## Algorithm

Problem Name: 699. Falling Squares

There are several squares being dropped onto the X-axis of a 2D plane.

You are given a 2D integer array `positions` where `positions[i] = [lefti, sideLengthi]` represents the `ith` square with a side length of `sideLengthi` that is dropped with its left edge aligned with X-coordinate `lefti`.

Each square is dropped one at a time from a height above any landed squares. It then falls downward (negative Y direction) until it either lands on the top side of another square or on the X-axis. A square brushing the left/right side of another square does not count as landing on it. Once it lands, it freezes in place and cannot be moved.

After each square is dropped, you must record the height of the current tallest stack of squares.

Return an integer array `ans` where `ans[i]` represents the height described above after dropping the `ith` square.

Example 1:

```Input: positions = [[1,2],[2,3],[6,1]]
Output: [2,5,5]
Explanation:
After the first drop, the tallest stack is square 1 with a height of 2.
After the second drop, the tallest stack is squares 1 and 2 with a height of 5.
After the third drop, the tallest stack is still squares 1 and 2 with a height of 5.
Thus, we return an answer of [2, 5, 5].
```

Example 2:

```Input: positions = [[100,100],[200,100]]
Output: [100,100]
Explanation:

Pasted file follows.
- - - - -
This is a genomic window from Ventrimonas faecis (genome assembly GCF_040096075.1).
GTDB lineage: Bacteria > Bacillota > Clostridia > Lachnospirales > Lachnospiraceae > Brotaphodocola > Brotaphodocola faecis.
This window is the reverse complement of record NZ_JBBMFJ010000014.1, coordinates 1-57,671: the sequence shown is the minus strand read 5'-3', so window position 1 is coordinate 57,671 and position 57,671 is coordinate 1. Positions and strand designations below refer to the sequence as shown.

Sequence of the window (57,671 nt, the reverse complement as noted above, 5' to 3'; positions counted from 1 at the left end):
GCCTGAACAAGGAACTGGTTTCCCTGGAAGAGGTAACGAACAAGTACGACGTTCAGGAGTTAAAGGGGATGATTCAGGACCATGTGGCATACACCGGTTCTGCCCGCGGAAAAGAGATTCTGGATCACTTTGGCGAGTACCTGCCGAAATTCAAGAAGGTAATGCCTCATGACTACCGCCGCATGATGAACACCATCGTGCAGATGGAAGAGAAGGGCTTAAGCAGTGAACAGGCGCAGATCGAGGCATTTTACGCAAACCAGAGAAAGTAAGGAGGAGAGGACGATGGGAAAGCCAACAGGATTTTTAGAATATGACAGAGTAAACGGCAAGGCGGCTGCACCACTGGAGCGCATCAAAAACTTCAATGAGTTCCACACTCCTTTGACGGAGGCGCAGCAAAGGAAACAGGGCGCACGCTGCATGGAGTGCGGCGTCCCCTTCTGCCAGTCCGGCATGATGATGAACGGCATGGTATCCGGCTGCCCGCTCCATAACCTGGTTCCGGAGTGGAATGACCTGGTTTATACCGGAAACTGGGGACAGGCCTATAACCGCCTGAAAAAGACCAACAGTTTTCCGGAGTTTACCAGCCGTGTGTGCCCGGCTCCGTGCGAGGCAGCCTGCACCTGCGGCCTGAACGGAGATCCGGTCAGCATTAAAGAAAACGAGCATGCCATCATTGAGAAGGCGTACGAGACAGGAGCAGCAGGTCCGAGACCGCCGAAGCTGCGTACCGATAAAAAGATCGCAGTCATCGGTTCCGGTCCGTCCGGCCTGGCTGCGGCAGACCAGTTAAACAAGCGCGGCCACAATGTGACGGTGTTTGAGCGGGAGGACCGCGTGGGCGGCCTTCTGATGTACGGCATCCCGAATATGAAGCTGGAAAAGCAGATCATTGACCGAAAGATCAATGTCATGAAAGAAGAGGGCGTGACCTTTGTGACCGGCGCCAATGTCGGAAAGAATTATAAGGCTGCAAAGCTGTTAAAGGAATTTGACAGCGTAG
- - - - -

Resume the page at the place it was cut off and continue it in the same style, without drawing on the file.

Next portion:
After the first drop, the tallest stack is square 1 with a height of 100.
After the second drop, the tallest stack is either square 1 or square 2, both with heights of 100.
Thus, we return an answer of [100, 100].
Note that square 2 only brushes the right side of square 1, which does not count as landing on it.
```

Constraints:

• `1 <= positions.length <= 1000`
• `1 <= lefti <= 108`
• `1 <= sideLengthi <= 106`

## Code Examples

### #1 Code Example with Javascript Programming

```Code - Javascript Programming```

``````
class Interval {
constructor(start, end, height) {
this.start = start
this.end = end
this.height = height
}
}
function fallingSquares(positions) {
const intervals = []
const res = []
let h = 0
for (let pos of positions) {
let cur = new Interval(pos[0], pos[0] + pos[1], pos[1])
h = Math.max(h, getHeight(intervals, cur))
res.push(h)
}
console.log(intervals)
return res
}
function getHeight(intervals, cur) {
let preMaxHeight = 0
for (let i of intervals) {
if (i.end <= cur.start) continue
if (i.start >= cur.end) continue
preMaxHeight = Math.max(preMaxHeight, i.height)
}
cur.height += preMaxHeight
intervals.push(cur)
return cur.height
}
``````
Copy The Code &

Input

cmd
positions = [[1,2],[2,3],[6,1]

Output

cmd
[2,5,5]

### #2 Code Example with Python Programming

```Code - Python Programming```

``````
class Solution:
def fallingSquares(self, positions: List[List[int]]) -> List[int]:
height = [0]
pos = [0]
res = []
max_h = 0
for left, side in positions:
i = bisect.bisect_right(pos, left)
j = bisect.bisect_left(pos, left + side)
high = max(height[i - 1:j] or [0]) + side
pos[i:j] = [left, left + side]
height[i:j] = [high, height[j - 1]]
max_h = max(max_h, high)
res.append(max_h)
return res
``````
Copy The Code &

Input

cmd
positions = [[1,2],[2,3],[6,1]

Output

cmd
[2,5,5]